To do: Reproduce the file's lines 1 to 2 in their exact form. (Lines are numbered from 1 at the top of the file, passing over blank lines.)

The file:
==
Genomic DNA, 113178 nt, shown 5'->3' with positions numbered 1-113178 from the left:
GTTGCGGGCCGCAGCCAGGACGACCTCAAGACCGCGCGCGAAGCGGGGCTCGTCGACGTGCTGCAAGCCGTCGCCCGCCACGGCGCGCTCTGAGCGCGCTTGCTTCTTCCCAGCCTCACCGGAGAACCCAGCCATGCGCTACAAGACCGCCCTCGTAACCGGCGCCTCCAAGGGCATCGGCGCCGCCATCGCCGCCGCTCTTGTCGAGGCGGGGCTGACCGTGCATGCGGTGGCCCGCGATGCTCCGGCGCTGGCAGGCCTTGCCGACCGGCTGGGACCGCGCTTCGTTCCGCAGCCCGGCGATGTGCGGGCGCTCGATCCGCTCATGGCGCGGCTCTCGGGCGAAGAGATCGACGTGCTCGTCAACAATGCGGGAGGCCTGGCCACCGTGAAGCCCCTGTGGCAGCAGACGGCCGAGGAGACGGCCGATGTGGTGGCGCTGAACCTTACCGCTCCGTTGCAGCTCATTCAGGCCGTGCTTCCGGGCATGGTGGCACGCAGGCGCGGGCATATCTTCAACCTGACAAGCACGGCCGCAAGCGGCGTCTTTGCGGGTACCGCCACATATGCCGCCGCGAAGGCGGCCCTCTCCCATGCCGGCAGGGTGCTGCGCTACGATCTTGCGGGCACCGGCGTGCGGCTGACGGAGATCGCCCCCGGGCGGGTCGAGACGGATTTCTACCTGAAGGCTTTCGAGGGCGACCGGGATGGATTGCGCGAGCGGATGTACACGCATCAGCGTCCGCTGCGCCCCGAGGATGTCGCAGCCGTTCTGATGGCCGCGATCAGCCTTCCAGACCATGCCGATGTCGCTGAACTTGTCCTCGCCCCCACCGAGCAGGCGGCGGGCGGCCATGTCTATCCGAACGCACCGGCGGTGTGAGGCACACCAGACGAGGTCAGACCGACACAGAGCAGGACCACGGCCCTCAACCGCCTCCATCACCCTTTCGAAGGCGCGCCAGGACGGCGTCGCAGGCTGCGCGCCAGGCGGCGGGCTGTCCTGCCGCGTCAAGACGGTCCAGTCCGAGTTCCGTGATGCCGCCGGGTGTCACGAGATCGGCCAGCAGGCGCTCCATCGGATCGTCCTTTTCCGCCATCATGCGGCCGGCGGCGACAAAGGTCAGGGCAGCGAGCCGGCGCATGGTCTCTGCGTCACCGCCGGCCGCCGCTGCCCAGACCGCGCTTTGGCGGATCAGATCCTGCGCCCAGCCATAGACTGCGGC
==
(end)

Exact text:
Genomic DNA, 113178 nt, shown 5'->3' with positions numbered 1-113178 from the left:
GTTGCGGGCCGCAGCCAGGACGACCTCAAGACCGCGCGCGAAGCGGGGCTCGTCGACGTGCTGCAAGCCGTCGCCCGCCACGGCGCGCTCTGAGCGCGCTTGCTTCTTCCCAGCCTCACCGGAGAACCCAGCCATGCGCTACAAGACCGCCCTCGTAACCGGCGCCTCCAAGGGCATCGGCGCCGCCATCGCCGCCGCTCTTGTCGAGGCGGGGCTGACCGTGCATGCGGTGGCCCGCGATGCTCCGGCGCTGGCAGGCCTTGCCGACCGGCTGGGACCGCGCTTCGTTCCGCAGCCCGGCGATGTGCGGGCGCTCGATCCGCTCATGGCGCGGCTCTCGGGCGAAGAGATCGACGTGCTCGTCAACAATGCGGGAGGCCTGGCCACCGTGAAGCCCCTGTGGCAGCAGACGGCCGAGGAGACGGCCGATGTGGTGGCGCTGAACCTTACCGCTCCGTTGCAGCTCATTCAGGCCGTGCTTCCGGGCATGGTGGCACGCAGGCGCGGGCATATCTTCAACCTGACAAGCACGGCCGCAAGCGGCGTCTTTGCGGGTACCGCCACATATGCCGCCGCGAAGGCGGCCCTCTCCCATGCCGGCAGGGTGCTGCGCTACGATCTTGCGGGCACCGGCGTGCGGCTGACGGAGATCGCCCCCGGGCGGGTCGAGACGGATTTCTACCTGAAGGCTTTCGAGGGCGACCGGGATGGATTGCGCGAGCGGATGTACACGCATCAGCGTCCGCTGCGCCCCGAGGATGTCGCAGCCGTTCTGATGGCCGCGATCAGCCTTCCAGACCATGCCGATGTCGCTGAACTTGTCCTCGCCCCCACCGAGCAGGCGGCGGGCGGCCATGTCTATCCGAACGCACCGGCGGTGTGAGGCACACCAGACGAGGTCAGACCGACACAGAGCAGGACCACGGCCCTCAACCGCCTCCATCACCCTTTCGAAGGCGCGCCAGGACGGCGTCGCAGGCTGCGCGCCAGGCGGCGGGCTGTCCTGCCGCGTCAAGACGGTCCAGTCCGAGTTCCGTGATGCCGCCGGGTGTCACGAGATCGGCCAGCAGGCGCTCCATCGGATCGTCCTTTTCCGCCATCATGCGGCCGGCGGCGACAAAGGTCAGGGCAGCGAGCCGGCGCATGGTCTCTGCGTCACCGCCGGCCGCCGCTGCCCAGACCGCGCTTTGGCGGATCAGATCCTGCGCCCAGCCATAGACTGCGGC